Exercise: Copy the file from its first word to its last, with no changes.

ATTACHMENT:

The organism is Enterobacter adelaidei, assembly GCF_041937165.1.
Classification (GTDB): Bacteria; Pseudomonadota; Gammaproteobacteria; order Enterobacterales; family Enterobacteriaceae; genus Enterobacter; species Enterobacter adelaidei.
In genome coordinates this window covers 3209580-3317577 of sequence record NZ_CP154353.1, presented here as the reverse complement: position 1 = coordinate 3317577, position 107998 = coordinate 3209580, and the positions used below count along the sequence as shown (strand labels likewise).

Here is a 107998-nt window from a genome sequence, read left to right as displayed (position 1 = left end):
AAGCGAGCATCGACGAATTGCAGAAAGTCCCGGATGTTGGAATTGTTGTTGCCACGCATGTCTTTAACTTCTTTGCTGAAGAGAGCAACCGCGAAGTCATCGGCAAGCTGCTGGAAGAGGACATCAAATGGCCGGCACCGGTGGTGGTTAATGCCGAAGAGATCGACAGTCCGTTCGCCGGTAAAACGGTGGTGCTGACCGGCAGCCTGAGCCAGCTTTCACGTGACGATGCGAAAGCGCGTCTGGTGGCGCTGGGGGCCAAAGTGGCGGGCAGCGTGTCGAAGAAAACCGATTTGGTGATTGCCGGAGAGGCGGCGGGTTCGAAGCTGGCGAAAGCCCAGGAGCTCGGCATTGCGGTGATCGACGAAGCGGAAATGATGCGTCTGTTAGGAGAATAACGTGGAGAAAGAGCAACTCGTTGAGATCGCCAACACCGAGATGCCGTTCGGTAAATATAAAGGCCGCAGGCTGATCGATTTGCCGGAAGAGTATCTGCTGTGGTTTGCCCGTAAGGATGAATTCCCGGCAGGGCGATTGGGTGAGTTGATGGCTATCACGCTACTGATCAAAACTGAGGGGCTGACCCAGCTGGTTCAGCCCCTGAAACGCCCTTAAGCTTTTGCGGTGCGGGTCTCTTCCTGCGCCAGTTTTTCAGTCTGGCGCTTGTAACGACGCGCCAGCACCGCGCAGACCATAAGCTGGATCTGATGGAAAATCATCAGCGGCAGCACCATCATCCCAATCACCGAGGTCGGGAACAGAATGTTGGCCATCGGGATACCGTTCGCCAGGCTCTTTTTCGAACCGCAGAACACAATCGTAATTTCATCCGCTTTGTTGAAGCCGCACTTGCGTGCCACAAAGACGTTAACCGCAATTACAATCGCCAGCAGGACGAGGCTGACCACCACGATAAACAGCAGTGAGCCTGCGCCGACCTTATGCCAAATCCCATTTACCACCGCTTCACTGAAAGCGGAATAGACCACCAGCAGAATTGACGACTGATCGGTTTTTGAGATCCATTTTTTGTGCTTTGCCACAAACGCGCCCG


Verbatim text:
The organism is Enterobacter adelaidei, assembly GCF_041937165.1.
Classification (GTDB): Bacteria; Pseudomonadota; Gammaproteobacteria; order Enterobacterales; family Enterobacteriaceae; genus Enterobacter; species Enterobacter adelaidei.
In genome coordinates this window covers 3209580-3317577 of sequence record NZ_CP154353.1, presented here as the reverse complement: position 1 = coordinate 3317577, position 107998 = coordinate 3209580, and the positions used below count along the sequence as shown (strand labels likewise).

Here is a 107998-nt window from a genome sequence, read left to right as displayed (position 1 = left end):
AAGCGAGCATCGACGAATTGCAGAAAGTCCCGGATGTTGGAATTGTTGTTGCCACGCATGTCTTTAACTTCTTTGCTGAAGAGAGCAACCGCGAAGTCATCGGCAAGCTGCTGGAAGAGGACATCAAATGGCCGGCACCGGTGGTGGTTAATGCCGAAGAGATCGACAGTCCGTTCGCCGGTAAAACGGTGGTGCTGACCGGCAGCCTGAGCCAGCTTTCACGTGACGATGCGAAAGCGCGTCTGGTGGCGCTGGGGGCCAAAGTGGCGGGCAGCGTGTCGAAGAAAACCGATTTGGTGATTGCCGGAGAGGCGGCGGGTTCGAAGCTGGCGAAAGCCCAGGAGCTCGGCATTGCGGTGATCGACGAAGCGGAAATGATGCGTCTGTTAGGAGAATAACGTGGAGAAAGAGCAACTCGTTGAGATCGCCAACACCGAGATGCCGTTCGGTAAATATAAAGGCCGCAGGCTGATCGATTTGCCGGAAGAGTATCTGCTGTGGTTTGCCCGTAAGGATGAATTCCCGGCAGGGCGATTGGGTGAGTTGATGGCTATCACGCTACTGATCAAAACTGAGGGGCTGACCCAGCTGGTTCAGCCCCTGAAACGCCCTTAAGCTTTTGCGGTGCGGGTCTCTTCCTGCGCCAGTTTTTCAGTCTGGCGCTTGTAACGACGCGCCAGCACCGCGCAGACCATAAGCTGGATCTGATGGAAAATCATCAGCGGCAGCACCATCATCCCAATCACCGAGGTCGGGAACAGAATGTTGGCCATCGGGATACCGTTCGCCAGGCTCTTTTTCGAACCGCAGAACACAATCGTAATTTCATCCGCTTTGTTGAAGCCGCACTTGCGTGCCACAAAGACGTTAACCGCAATTACAATCGCCAGCAGGACGAGGCTGACCACCACGATAAACAGCAGTGAGCCTGCGCCGACCTTATGCCAAATCCCATTTACCACCGCTTCACTGAAAGCGGAATAGACCACCAGCAGAATTGACGACTGATCGGTTTTTGAGATCCATTTTTTGTGCTTTGCCACAAACGCGCCCG